• there a number of different ways of navigate the framework to find skills and levels 

    Common areas of mis-understanding for people assessing their skills

    Training should help people who are assessing their skills by highlighting common pitfalls such as...

    • new users often self assess their levels too high – based on being an expert or having detailed knowledge rather than understanding the levels of responsibility
    • quantity v quality - a belief that claiming more skills is the aim rather than a focus on the skills you really have
    • confusing "knowledge" with "competence". This is particularly relevant to graduates and post-graduates who have demonstrated and been assessed for their knowledge, and perhaps skills, but have limited work experience
    • perhaps some Case Studies of self-assessments may help newcomers understand expectations.
    • the different between actually having and employing a skill vs have a superficial experience. e.g. students with almost no industry experience claiming up to 30 skills
    • the skills a manager has when they manage large team doing many things - managers can somehow assume that their skills are aggregation of all skills their team have

    Other comments and ideas?

    • help for early careers individuals to interpret SFIA skills. Some detailed examples would be useful - e.g. using "personas" - small fictional case studies that say more about an individual's role and how they are demonstrating each skill through specific job role elements
    • representing the concepts of SFIA visually to communicate the basics. Use cases or a rich picture could be handy to help display the value of SFIA
    • development of some short video's based on case studies of how the SFIA can be applied in the real world in a range of scenarios.
    • the amount of information on encountering the website can be overwhelming for a new arrival and I've had to guide people I've referred SFIA to through the basics. So better orientation for new arrivals would be really welcome. Some UX work on the site would be really worthwhile. Everything is there, it's just the structure and presentation that overwhelms.
    • wider promotion for use beyond the IT club.
    • a 'tool' for using/applying the skills would be great for those without resources to develop one would be great.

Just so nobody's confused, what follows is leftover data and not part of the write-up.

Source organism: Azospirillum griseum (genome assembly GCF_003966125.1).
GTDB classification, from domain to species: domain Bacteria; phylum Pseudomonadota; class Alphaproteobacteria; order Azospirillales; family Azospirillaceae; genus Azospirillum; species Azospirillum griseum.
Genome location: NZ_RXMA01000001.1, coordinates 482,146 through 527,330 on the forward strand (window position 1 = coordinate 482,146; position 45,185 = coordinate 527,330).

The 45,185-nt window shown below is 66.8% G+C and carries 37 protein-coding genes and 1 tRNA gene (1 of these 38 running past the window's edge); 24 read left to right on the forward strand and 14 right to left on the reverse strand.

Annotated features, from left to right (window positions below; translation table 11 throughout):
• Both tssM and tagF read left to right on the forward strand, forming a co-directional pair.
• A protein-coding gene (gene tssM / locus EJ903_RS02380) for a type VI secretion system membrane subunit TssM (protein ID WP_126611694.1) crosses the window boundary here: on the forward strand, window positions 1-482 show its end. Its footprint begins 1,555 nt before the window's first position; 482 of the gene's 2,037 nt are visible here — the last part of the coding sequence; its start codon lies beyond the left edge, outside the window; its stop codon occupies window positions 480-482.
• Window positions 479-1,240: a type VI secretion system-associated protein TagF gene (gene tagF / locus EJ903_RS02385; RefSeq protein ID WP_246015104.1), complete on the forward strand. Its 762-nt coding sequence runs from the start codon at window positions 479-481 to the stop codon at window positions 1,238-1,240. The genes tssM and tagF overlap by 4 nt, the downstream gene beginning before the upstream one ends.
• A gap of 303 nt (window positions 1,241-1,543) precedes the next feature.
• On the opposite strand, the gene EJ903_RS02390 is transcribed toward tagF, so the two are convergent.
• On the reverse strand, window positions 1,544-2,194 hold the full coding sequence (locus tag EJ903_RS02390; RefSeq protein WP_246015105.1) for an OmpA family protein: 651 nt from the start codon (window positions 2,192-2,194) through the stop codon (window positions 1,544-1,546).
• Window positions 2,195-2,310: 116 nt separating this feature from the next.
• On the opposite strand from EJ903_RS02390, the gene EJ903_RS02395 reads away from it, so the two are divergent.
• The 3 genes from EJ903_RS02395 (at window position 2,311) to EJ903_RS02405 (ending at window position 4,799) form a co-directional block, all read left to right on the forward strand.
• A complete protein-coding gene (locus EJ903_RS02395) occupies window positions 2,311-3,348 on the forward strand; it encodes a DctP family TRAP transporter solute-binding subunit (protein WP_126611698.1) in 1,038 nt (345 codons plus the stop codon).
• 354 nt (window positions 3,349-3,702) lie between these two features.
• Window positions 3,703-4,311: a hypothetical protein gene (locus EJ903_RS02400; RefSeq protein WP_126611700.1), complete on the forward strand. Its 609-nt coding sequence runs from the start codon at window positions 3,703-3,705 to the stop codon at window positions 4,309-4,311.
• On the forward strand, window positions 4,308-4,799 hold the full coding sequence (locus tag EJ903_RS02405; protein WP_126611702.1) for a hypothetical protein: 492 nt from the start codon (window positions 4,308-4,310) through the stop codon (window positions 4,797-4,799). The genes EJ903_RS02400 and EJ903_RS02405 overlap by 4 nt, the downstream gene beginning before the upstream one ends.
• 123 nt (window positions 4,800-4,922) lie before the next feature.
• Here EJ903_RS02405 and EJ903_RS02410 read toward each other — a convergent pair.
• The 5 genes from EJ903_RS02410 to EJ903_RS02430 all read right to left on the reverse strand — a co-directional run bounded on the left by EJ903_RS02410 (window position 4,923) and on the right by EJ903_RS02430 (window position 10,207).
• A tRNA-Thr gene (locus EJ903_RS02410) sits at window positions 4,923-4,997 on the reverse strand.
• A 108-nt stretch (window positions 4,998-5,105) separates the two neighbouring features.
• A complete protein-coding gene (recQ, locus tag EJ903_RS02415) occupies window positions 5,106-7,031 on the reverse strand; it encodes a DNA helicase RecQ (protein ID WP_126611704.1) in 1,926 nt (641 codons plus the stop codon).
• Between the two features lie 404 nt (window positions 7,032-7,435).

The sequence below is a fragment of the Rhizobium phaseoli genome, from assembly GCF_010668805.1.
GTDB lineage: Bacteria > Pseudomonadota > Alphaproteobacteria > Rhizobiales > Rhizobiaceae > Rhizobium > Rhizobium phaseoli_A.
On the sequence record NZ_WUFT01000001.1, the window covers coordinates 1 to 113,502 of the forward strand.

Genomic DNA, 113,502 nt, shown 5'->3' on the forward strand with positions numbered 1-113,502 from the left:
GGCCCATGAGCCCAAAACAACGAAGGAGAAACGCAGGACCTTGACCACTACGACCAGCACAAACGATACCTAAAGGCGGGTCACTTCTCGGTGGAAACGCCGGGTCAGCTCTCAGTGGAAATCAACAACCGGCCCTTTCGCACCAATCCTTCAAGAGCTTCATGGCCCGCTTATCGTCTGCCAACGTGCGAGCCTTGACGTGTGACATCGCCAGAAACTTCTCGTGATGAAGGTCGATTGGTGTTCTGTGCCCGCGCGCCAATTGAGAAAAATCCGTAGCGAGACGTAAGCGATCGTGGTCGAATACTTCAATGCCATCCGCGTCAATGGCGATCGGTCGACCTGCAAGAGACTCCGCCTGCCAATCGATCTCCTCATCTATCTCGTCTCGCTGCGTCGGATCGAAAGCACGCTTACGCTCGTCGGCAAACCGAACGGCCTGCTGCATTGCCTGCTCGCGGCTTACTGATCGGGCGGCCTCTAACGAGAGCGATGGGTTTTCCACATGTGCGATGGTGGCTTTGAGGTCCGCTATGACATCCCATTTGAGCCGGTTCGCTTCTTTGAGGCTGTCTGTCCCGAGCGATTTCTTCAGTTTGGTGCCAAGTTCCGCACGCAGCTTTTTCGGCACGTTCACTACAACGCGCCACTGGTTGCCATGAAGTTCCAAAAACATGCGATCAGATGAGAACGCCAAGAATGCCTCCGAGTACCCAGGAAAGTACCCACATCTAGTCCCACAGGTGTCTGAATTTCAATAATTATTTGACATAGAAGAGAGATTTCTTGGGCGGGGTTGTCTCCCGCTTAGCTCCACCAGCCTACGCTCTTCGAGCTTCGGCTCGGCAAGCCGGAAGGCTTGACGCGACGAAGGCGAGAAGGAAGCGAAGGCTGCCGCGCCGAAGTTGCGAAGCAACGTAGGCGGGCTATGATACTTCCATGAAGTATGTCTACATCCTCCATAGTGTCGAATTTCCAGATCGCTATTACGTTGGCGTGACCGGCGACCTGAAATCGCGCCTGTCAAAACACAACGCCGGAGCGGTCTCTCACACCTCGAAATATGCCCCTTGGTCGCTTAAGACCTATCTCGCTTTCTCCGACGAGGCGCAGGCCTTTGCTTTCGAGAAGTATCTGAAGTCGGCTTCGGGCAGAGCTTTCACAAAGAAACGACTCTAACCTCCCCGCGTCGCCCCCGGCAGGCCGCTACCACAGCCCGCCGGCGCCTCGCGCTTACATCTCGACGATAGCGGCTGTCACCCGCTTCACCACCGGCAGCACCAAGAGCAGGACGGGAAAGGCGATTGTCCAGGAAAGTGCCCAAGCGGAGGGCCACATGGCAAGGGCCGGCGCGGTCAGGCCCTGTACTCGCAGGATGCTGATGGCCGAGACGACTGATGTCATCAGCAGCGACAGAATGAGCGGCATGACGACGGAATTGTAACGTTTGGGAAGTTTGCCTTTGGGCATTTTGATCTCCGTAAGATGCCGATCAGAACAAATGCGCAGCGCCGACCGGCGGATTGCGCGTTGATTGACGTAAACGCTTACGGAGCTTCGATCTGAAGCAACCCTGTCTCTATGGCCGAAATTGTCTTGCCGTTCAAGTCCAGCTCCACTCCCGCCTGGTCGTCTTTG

• perhaps some case studies of self-assessments may help newcomers understand expectations.
    • further explanation of SFIA views and why particular skills are selected for each view
    • materials to be in multiple formats i.e. more than just a PDF or Word document. Think HTML, SCORM, FLAC (for audio books) etc.
    • demonstrate how the behavioural factors can be applied in support of the skills management lifecycle
    • can be used as map to navigate career development - by identifying activities leading to increased responsibility or specialised professional skills. Being able to clearly articulate what you offer. Being able to understand / analyse opportunities. For organisation to understand the skills they have and the skills they need (workforce planning and org design) to retain staff by articulating career paths.
    • a 'Whats in it for me' approach could also work for some audiences
    • something of a whitepaper on implementation would help generating interest with organisations to invest in starting to think about implementing SFIA
    • For specific use cases, perhaps workflows (like wizards) could guide you through the content.

      1. If you are looking to develop your career (use case)
      2. What main role are you currently doing?
      3. What level of responsibility do you currently have?
      4. Here are places you can look for advice on getting to next level..."

    • using SFIA in education or career guidance when people are considering a career in IT but not sure which area or what is involved in each role.
    • make it less dry; fun stuff always goes down a treat. An interactive assessment tool would be great.
    • add to skill descriptions at lower levels (this can be very impactful for entry level employees).
    • FAQs, explanations around SFIA linking/not to specific training courses, how to apply the levels and that the levels are not necessarily progressive.